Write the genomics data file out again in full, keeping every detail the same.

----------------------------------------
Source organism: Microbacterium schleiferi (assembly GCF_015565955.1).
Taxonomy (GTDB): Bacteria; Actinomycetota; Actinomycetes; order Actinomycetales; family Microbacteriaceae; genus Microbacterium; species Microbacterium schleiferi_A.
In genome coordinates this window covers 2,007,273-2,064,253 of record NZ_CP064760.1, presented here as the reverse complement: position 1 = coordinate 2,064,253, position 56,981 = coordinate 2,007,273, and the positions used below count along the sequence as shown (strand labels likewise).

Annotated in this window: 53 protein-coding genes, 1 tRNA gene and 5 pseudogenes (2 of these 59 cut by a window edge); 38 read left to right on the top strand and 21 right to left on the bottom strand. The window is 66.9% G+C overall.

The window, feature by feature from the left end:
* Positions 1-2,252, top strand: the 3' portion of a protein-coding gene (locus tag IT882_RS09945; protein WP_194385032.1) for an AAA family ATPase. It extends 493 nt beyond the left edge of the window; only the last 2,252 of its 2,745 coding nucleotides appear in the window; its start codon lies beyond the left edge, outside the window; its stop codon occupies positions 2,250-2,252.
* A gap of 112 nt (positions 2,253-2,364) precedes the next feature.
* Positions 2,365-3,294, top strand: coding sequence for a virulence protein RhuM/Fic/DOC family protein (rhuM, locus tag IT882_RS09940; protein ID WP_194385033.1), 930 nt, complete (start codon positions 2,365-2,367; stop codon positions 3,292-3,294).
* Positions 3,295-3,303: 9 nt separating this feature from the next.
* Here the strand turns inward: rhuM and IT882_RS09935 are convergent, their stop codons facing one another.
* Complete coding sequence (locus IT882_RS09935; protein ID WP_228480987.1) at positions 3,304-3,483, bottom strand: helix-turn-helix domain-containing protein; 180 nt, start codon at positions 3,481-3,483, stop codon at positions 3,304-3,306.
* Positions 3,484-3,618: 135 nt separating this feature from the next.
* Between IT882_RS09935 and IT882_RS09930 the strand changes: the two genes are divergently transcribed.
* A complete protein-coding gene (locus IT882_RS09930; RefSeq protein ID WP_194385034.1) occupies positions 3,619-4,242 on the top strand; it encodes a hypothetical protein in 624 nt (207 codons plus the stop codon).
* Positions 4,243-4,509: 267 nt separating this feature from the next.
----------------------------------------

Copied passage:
Source organism: Microbacterium schleiferi (assembly GCF_015565955.1).
Taxonomy (GTDB): Bacteria; Actinomycetota; Actinomycetes; order Actinomycetales; family Microbacteriaceae; genus Microbacterium; species Microbacterium schleiferi_A.
In genome coordinates this window covers 2,007,273-2,064,253 of record NZ_CP064760.1, presented here as the reverse complement: position 1 = coordinate 2,064,253, position 56,981 = coordinate 2,007,273, and the positions used below count along the sequence as shown (strand labels likewise).

Annotated in this window: 53 protein-coding genes, 1 tRNA gene and 5 pseudogenes (2 of these 59 cut by a window edge); 38 read left to right on the top strand and 21 right to left on the bottom strand. The window is 66.9% G+C overall.

The window, feature by feature from the left end:
* Positions 1-2,252, top strand: the 3' portion of a protein-coding gene (locus tag IT882_RS09945; protein WP_194385032.1) for an AAA family ATPase. It extends 493 nt beyond the left edge of the window; only the last 2,252 of its 2,745 coding nucleotides appear in the window; its start codon lies beyond the left edge, outside the window; its stop codon occupies positions 2,250-2,252.
* A gap of 112 nt (positions 2,253-2,364) precedes the next feature.
* Positions 2,365-3,294, top strand: coding sequence for a virulence protein RhuM/Fic/DOC family protein (rhuM, locus tag IT882_RS09940; protein ID WP_194385033.1), 930 nt, complete (start codon positions 2,365-2,367; stop codon positions 3,292-3,294).
* Positions 3,295-3,303: 9 nt separating this feature from the next.
* Here the strand turns inward: rhuM and IT882_RS09935 are convergent, their stop codons facing one another.
* Complete coding sequence (locus IT882_RS09935; protein ID WP_228480987.1) at positions 3,304-3,483, bottom strand: helix-turn-helix domain-containing protein; 180 nt, start codon at positions 3,481-3,483, stop codon at positions 3,304-3,306.
* Positions 3,484-3,618: 135 nt separating this feature from the next.
* Between IT882_RS09935 and IT882_RS09930 the strand changes: the two genes are divergently transcribed.
* A complete protein-coding gene (locus IT882_RS09930; RefSeq protein ID WP_194385034.1) occupies positions 3,619-4,242 on the top strand; it encodes a hypothetical protein in 624 nt (207 codons plus the stop codon).
* Positions 4,243-4,509: 267 nt separating this feature from the next.